The protest was organized by NO FRACK OHIO, a collaboration of more than 50 grassroots and conservation groups calling for further safeguards on horizontal hydraulic fracturing. More than 250 people attended the two-hour rally to voice their opposition to hydraulic fracturing—better known as fracking—and deep injection wastewater disposal wells asking for a statewide ban on fracking.
Thanks to everyone who attended yesterday's rally, which told our elected officials that creating jobs at the expense of human health and the environment is not sustainable. I had a chance to speak at the event and share my thoughts on the need for stronger support of renewable energy on the state and federal levels that will create green jobs to help our country transition to cleaner, renewable sources of energy. We need to provide incentives for the investment in renewable energy which is a first step in helping level the playing field between renewable and nonrenewable energy. Since the fossil fuel industry is so highly subsidized and externalizes much of its costs, the renewable energy industry cannot compete without the help of incentives.
To view more photos from yesterday's rally, click here.
Visit our fracking page to keep up-to-date on fracking issues worldwide.
On Jan. 10, more than 250 Ohioans assembled on the west lawn of the Ohio Statehouse to voice their opposition to hydraulic fracturing—better known as fracking—and deep injection wastewater disposal wells.
Leading the charge was State Rep. Robert Hagan (D-Youngstown), who last week called on Gov. John Kasich (R-OH) in a letter to implement an indefinite moratorium on D&L Energy's deep injection wells in Youngstown, Ohio, which has been rocked 11 times in the past nine months by earthquakes. Seismic surveys have corroborated that the two most recent earthquakes—on Christmas Eve and a 4.0 magnitude quake on New Year's Eve—had epicenters near D&L's deep injection wells.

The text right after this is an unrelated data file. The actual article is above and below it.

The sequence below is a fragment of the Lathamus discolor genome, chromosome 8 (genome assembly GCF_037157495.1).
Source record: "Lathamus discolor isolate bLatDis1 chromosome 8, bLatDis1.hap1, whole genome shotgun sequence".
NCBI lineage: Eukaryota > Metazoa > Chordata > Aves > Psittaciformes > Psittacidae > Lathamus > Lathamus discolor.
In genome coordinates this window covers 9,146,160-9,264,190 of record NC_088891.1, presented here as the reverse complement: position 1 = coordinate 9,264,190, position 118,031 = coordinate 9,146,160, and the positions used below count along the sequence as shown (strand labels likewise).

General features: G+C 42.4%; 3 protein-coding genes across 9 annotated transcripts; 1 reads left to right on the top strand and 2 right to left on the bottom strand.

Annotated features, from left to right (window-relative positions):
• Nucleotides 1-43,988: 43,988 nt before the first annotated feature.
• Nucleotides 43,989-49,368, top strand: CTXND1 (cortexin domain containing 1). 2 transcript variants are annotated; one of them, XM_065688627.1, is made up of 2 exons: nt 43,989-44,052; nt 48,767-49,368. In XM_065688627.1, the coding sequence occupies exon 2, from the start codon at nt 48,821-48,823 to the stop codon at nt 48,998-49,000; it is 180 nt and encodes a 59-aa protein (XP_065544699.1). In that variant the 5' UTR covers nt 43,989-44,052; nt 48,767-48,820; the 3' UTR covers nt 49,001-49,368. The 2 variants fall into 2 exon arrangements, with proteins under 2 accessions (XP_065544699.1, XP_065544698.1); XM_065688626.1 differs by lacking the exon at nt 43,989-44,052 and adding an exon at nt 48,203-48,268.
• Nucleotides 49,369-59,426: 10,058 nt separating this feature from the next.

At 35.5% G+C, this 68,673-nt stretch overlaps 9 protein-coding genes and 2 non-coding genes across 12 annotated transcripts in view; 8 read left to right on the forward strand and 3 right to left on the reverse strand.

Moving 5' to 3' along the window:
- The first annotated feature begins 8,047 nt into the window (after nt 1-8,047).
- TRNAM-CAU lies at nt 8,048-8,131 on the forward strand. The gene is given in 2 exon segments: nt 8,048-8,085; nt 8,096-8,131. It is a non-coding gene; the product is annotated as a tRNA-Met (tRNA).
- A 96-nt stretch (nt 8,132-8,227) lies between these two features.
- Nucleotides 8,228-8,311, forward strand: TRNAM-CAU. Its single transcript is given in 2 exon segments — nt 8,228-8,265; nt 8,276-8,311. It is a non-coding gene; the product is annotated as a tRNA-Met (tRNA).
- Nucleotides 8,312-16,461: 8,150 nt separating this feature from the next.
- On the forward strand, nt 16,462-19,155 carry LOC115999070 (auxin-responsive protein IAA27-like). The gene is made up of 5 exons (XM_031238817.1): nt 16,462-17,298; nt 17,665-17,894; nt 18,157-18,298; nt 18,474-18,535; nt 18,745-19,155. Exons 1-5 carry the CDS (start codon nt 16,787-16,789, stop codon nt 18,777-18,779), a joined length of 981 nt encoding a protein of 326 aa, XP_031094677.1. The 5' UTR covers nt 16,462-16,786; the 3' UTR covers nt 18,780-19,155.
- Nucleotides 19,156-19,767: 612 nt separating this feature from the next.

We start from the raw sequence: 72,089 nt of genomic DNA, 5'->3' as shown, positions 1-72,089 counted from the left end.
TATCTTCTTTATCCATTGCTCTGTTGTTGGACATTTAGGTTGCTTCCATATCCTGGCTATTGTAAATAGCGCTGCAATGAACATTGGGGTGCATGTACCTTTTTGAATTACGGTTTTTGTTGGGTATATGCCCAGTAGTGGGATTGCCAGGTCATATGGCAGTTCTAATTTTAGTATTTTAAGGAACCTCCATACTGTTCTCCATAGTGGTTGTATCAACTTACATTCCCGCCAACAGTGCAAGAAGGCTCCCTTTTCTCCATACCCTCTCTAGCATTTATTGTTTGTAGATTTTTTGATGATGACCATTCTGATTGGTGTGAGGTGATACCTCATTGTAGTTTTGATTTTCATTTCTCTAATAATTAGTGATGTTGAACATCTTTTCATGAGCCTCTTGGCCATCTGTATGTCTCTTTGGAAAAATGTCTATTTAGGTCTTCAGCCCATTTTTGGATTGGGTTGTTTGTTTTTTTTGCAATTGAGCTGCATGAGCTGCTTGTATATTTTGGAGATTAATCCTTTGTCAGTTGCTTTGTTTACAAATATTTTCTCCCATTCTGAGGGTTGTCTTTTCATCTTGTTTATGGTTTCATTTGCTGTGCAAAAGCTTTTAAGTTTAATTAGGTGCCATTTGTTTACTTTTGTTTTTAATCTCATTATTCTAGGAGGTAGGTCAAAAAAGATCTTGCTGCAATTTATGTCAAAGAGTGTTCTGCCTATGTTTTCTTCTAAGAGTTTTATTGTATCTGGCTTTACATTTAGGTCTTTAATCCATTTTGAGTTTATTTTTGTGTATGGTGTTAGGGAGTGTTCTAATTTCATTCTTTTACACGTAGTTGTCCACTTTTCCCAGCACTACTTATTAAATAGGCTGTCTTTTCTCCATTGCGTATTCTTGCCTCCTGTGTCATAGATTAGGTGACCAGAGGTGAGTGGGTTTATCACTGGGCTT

Rep. Hagan called on Gov. Kasich to institute a moratorium on all deep injection wells within a five mile radius of the Youngstown site until Ohioans can be guaranteed that no correlation exists between the disposal wells and danger to the natural environment or human health.
“The people of Ohio and the people of the Mahoning Valley need answers from our government officials," said Rep. Hagan. "We need to know why over half of the toxic frack water we are blasting into Ohio lands is coming from Pennsylvania. We need to know why there is such a rush to dump this waste in Ohio. And we need to know why it took ten earthquakes in ten months for anyone in the Kasich administration to wake up and respond to calls for a moratorium on these wells. We never had an earthquake in Youngstown until John Kasich was elected governor.”
"What has occurred in the Mahoning Valley is deeply troubling," said State Rep. Tracy Heard (D-26). "It's evidently clear we must take a step back and examine fracking, not only the process but its potential impacts to our environment both long-term and short-term. I stand ready to work with my colleagues to find a solution that will protect the citizens of Ohio and our environment."